Most importantly our heroes figure out that Jason comes from a whole other group of demigods who are children of the Roman, rather than the Greek, aspects of the gods. The Roman and Greek demigods were separated by the gods because they kept killing each other. But now Hera is trying to reunite them so that the seven demigods foretold by prophecy can kick Gaea’s earthy butt. Hera brought Jason to the Greek Camp Half-Blood to be a bridge to the Roman camp. Similarly, they realize Hera sent Percy Jackson over to the Roman camp, where he probably has amnesia. We have now run out of plot though, and won’t know for sure about Percy until the sequel (titled The Son of Neptune). I’d give this book a 8/10 because while it was thrilling I think it could’ve spent more time developing the characters, this book was overall great and I suggest you give it a read and check the out the sequel (The Son of Neptune). 

The Mortal Instruments: The City of Bones by Cassandra Clare

This book starts out relatively normal, a girl and her friend are entering a club called the “Pandemonium”.   It is written from two different views, one with Clary, the main character, and one with a demon boy. The demon is led into a closet by a very pretty girl.  Clary enters the closet and witnesses the “murder” of the demon boy. He poofs into magical mist and Clary gets a horrible phone call. Her mother is telling her to not come to the house, she sounds in danger and very scared. Clary goes back to her house, leaving her best friend Simon confused. She returns to see her house ruined, she is attacked by a Ravener demon, somehow managing to survive. She then meets Jace Wayland, a handsome boy who helps to bring her to the Institute, a magical place where Shadowhunters can stay. She stays there while she recovers as she was bitten by the demon.

She meets Hodge and then other people of the Institute. She then goes on a multitude of adventures with the other Shadowhunters, who are the people who hunt and kill demons, Isabelle and Alec Lightwood and of course Jace Wayland. Simon also comes on some of the adventures. Some of the adventures include defeating a Forsaken and traveling to the City of Bones and meeting the Silent Brothers. The story ends on a very interesting note, which includes lots of drama with her love interest and we uncover some new things about her newfound brother and her apparently dead father. I will let you read this and find out what truly happens.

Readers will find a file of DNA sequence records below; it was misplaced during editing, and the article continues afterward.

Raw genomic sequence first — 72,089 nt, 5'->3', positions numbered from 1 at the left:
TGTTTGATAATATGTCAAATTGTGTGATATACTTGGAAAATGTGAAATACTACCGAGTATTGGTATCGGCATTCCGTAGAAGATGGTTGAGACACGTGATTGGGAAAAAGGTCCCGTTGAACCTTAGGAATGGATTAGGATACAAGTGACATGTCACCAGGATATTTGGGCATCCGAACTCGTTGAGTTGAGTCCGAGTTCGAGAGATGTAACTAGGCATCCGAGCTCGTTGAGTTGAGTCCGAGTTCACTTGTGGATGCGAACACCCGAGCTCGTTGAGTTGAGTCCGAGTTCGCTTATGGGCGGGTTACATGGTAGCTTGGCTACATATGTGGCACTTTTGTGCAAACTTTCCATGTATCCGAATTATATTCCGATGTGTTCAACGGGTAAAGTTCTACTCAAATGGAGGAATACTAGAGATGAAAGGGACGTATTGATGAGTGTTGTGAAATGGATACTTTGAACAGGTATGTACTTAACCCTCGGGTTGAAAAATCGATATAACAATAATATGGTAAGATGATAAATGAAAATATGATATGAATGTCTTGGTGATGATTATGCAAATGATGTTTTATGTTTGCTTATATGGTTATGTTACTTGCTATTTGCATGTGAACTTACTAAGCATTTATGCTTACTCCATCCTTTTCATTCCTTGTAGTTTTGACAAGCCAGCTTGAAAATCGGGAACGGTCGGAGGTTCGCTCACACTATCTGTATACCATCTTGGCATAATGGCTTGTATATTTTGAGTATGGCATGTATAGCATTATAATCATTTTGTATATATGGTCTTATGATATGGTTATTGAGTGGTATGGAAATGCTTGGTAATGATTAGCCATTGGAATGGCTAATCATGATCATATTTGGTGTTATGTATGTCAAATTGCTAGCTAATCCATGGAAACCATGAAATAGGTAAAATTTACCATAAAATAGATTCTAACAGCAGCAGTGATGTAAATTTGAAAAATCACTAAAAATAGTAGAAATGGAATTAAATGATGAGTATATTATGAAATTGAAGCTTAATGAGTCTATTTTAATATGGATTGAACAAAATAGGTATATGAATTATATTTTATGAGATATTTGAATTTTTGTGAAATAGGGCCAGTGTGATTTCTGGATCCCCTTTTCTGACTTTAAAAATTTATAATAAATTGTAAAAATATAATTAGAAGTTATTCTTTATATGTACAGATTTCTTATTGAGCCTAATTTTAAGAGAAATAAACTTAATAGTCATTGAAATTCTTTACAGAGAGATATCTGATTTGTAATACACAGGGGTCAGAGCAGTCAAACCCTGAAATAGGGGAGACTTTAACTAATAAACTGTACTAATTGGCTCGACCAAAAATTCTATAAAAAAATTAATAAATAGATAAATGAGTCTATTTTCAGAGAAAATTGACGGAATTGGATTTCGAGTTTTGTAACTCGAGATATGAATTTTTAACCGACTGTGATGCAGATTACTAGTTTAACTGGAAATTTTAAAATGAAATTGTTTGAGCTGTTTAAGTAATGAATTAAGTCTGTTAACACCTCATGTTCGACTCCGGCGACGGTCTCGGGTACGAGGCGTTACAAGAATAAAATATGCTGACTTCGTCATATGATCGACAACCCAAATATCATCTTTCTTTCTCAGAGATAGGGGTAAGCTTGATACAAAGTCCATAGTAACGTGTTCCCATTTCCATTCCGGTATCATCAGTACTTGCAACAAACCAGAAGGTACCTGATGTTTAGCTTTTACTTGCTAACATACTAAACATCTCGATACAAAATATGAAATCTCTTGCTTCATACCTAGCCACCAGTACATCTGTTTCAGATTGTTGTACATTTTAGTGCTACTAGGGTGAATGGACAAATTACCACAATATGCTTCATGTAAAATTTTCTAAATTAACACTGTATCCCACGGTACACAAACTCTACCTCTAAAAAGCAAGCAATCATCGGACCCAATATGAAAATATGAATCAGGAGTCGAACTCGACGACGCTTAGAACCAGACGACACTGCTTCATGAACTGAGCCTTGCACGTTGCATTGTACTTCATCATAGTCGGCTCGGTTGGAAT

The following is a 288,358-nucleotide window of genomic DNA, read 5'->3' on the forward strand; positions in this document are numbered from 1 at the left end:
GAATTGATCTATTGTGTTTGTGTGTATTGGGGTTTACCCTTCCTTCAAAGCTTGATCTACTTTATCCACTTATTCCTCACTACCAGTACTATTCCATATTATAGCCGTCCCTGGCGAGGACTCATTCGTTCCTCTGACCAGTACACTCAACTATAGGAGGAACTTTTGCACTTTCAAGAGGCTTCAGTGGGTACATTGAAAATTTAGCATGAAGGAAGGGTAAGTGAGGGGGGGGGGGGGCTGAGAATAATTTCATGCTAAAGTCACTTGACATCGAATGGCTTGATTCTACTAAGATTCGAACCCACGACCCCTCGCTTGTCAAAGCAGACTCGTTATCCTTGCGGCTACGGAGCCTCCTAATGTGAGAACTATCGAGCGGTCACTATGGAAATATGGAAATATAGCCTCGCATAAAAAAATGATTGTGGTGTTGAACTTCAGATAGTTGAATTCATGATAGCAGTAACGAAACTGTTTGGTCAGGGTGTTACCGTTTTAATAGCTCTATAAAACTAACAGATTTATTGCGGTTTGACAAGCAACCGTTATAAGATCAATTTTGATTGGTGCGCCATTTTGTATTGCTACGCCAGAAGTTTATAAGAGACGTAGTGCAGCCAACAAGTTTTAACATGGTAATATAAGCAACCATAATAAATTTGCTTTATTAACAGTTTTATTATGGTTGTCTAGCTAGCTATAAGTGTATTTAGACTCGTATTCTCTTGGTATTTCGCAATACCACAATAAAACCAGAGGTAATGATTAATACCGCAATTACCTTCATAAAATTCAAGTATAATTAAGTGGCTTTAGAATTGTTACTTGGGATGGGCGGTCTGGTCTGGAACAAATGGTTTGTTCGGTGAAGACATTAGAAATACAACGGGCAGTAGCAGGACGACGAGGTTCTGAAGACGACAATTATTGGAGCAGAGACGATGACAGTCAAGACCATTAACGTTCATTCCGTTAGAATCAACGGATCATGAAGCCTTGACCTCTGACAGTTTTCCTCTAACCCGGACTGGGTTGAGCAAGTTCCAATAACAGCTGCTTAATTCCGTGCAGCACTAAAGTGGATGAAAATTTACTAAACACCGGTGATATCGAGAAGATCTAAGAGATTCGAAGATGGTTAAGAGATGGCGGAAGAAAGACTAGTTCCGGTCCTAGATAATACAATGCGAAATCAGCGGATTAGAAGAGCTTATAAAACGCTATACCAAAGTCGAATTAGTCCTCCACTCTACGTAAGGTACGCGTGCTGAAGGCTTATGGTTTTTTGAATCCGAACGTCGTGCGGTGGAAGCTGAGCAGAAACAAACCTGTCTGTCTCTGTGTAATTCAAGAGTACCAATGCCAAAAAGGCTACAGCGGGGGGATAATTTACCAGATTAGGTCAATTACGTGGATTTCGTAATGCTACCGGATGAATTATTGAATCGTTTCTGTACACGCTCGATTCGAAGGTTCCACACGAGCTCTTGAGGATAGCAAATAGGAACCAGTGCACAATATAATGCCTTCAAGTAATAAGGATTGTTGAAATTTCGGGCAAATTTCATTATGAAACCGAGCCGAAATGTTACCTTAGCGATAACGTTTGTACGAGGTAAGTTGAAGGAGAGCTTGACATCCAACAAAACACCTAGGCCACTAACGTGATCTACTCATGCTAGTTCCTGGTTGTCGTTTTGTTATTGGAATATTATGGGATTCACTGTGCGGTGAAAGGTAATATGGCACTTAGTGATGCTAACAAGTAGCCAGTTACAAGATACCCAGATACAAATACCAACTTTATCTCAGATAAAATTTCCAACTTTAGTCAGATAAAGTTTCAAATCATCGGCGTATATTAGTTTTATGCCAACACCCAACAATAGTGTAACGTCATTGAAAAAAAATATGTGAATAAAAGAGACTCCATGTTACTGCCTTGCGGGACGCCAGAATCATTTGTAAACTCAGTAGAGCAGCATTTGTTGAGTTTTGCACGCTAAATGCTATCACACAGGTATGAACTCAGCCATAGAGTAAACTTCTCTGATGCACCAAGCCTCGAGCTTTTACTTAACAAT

I really enjoyed this whole book, it is the first in a six-part series (City of Bones, City of Ashes, City of Glass, City of Fallen Angels, City of Lost Souls and City of Heavenly Fire). The series was introduced to me by a friend, who happens to show me most of the books that are now my favorites but anyway, I am really glad that she showed me this book series because I love it!

            It has many twists and turns. Some parts that warm your heart, make you angry or sad and just the parts that you can’t help but love. Cassandra Clare has also created some really unique characters. Overall, I would recommend this book and the rest of the series too.

I would give this book a 9/10


Image result for bleach anime

The main protagonist (Ichigo Kurosaki) was born into a family of Quincys and Shinigami/ Soul Reapers (sworn enemies) which granted him the ability to see ghosts. When his family was attacked by a hollow, a young Soul Reaper by the name of Rukia Kuchiki showed up to the scene and was unable to protect Ichigo Kurosaki, therefore she was forced to pass on her powers to Ichigo with the stab of her sword which allowed him to protect his family and he was able to gain Soul Reaper powers in the process. With these powers he was able to protected innocent wandering souls from hollows and allow them to pass on to the soul society.